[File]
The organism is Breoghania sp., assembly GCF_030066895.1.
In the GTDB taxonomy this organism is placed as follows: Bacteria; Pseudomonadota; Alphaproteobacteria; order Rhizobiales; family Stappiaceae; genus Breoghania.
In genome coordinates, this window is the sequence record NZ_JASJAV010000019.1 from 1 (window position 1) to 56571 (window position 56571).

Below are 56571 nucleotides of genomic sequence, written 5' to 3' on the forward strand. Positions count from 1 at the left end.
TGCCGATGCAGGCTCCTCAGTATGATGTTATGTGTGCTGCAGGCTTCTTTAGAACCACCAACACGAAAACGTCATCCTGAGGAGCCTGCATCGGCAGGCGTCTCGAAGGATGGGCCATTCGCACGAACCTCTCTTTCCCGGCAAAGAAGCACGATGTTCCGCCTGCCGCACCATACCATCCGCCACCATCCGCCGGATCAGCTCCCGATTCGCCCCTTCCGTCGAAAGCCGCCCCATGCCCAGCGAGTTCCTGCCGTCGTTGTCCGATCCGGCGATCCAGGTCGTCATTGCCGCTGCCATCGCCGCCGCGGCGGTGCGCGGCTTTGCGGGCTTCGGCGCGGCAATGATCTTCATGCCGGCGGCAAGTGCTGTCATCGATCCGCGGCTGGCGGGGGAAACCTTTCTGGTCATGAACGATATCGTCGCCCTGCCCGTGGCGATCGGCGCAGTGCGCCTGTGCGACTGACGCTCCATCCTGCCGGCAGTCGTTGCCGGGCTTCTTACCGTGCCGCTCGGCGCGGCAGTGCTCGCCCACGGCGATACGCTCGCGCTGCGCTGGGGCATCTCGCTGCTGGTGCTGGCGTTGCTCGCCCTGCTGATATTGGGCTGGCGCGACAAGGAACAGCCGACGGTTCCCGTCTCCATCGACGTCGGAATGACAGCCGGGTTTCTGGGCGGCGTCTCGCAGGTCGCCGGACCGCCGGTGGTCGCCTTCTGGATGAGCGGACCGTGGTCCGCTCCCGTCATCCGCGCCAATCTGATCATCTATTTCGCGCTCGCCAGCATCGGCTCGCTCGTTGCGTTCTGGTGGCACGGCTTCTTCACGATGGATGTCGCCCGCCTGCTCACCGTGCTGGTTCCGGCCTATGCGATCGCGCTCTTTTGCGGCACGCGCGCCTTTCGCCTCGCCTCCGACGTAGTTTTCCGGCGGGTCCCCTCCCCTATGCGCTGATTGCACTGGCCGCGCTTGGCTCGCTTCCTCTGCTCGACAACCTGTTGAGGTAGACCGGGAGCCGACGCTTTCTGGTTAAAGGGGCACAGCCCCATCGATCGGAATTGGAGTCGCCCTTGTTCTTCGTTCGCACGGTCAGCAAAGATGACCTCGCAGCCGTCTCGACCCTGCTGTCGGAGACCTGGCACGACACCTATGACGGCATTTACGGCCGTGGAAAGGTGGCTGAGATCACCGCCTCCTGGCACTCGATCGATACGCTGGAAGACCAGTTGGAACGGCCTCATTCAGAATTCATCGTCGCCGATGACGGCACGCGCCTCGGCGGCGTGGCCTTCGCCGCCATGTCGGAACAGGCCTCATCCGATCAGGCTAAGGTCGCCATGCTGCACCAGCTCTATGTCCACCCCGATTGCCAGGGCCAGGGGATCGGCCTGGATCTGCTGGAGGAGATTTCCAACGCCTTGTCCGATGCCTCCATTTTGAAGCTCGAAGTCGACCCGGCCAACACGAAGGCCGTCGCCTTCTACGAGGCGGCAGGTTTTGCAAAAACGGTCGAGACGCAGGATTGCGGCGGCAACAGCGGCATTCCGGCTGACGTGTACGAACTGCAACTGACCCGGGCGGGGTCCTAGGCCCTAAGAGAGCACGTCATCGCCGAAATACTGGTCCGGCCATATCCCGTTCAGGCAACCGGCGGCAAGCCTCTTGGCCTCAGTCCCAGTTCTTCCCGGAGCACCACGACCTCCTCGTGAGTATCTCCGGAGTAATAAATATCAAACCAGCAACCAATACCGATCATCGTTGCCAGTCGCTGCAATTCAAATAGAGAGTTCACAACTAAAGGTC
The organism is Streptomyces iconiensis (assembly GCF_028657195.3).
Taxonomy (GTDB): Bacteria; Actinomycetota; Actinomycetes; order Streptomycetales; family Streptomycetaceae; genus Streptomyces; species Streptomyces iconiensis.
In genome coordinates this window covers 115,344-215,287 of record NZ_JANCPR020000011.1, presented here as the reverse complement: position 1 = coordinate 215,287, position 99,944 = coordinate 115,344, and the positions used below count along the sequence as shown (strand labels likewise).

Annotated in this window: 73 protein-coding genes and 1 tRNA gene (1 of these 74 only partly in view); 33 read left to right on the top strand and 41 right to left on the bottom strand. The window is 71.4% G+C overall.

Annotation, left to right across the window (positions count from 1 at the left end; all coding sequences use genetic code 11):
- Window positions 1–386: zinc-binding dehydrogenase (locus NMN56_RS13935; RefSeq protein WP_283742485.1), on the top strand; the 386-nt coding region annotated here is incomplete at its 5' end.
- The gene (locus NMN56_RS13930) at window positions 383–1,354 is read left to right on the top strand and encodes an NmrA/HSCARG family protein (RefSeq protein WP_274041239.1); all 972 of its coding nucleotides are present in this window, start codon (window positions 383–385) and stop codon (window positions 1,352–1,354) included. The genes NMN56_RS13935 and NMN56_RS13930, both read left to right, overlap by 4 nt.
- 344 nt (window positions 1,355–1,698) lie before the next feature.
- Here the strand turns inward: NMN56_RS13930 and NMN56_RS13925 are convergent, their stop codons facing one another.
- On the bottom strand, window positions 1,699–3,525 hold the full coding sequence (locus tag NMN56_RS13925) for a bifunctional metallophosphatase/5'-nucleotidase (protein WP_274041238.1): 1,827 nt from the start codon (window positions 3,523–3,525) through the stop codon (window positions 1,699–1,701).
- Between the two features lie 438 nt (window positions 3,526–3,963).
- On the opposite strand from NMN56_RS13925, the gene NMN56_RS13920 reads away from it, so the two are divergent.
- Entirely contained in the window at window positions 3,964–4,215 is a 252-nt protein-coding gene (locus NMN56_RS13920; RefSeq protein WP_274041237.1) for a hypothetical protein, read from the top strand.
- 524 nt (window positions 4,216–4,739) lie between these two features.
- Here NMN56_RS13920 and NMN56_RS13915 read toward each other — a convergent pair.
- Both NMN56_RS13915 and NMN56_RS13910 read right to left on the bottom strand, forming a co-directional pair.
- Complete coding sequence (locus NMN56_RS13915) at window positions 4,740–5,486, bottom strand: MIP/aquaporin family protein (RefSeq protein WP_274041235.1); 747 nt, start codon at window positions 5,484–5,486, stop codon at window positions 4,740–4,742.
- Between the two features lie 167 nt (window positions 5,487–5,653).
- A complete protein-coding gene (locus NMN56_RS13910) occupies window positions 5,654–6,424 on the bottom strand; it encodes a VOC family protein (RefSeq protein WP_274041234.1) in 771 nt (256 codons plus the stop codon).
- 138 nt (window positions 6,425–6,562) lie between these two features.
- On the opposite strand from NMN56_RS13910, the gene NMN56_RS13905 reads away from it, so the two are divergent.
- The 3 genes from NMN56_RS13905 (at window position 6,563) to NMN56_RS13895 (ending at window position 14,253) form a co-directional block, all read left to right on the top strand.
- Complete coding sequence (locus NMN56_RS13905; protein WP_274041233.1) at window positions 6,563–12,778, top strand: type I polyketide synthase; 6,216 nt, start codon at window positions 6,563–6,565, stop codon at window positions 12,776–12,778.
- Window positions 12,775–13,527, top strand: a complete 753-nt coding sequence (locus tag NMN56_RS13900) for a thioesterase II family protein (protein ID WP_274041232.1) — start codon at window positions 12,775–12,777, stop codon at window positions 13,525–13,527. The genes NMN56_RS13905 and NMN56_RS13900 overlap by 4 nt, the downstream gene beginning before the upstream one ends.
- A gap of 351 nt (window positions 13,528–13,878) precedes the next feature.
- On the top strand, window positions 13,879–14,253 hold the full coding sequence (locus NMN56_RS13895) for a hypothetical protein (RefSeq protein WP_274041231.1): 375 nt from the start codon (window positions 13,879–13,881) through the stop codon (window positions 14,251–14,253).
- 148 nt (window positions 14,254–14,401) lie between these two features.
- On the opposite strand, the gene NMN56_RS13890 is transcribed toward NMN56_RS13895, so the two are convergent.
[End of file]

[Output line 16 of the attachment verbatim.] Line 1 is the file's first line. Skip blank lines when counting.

- Between the two features lie 438 nt (window positions 3,526–3,963).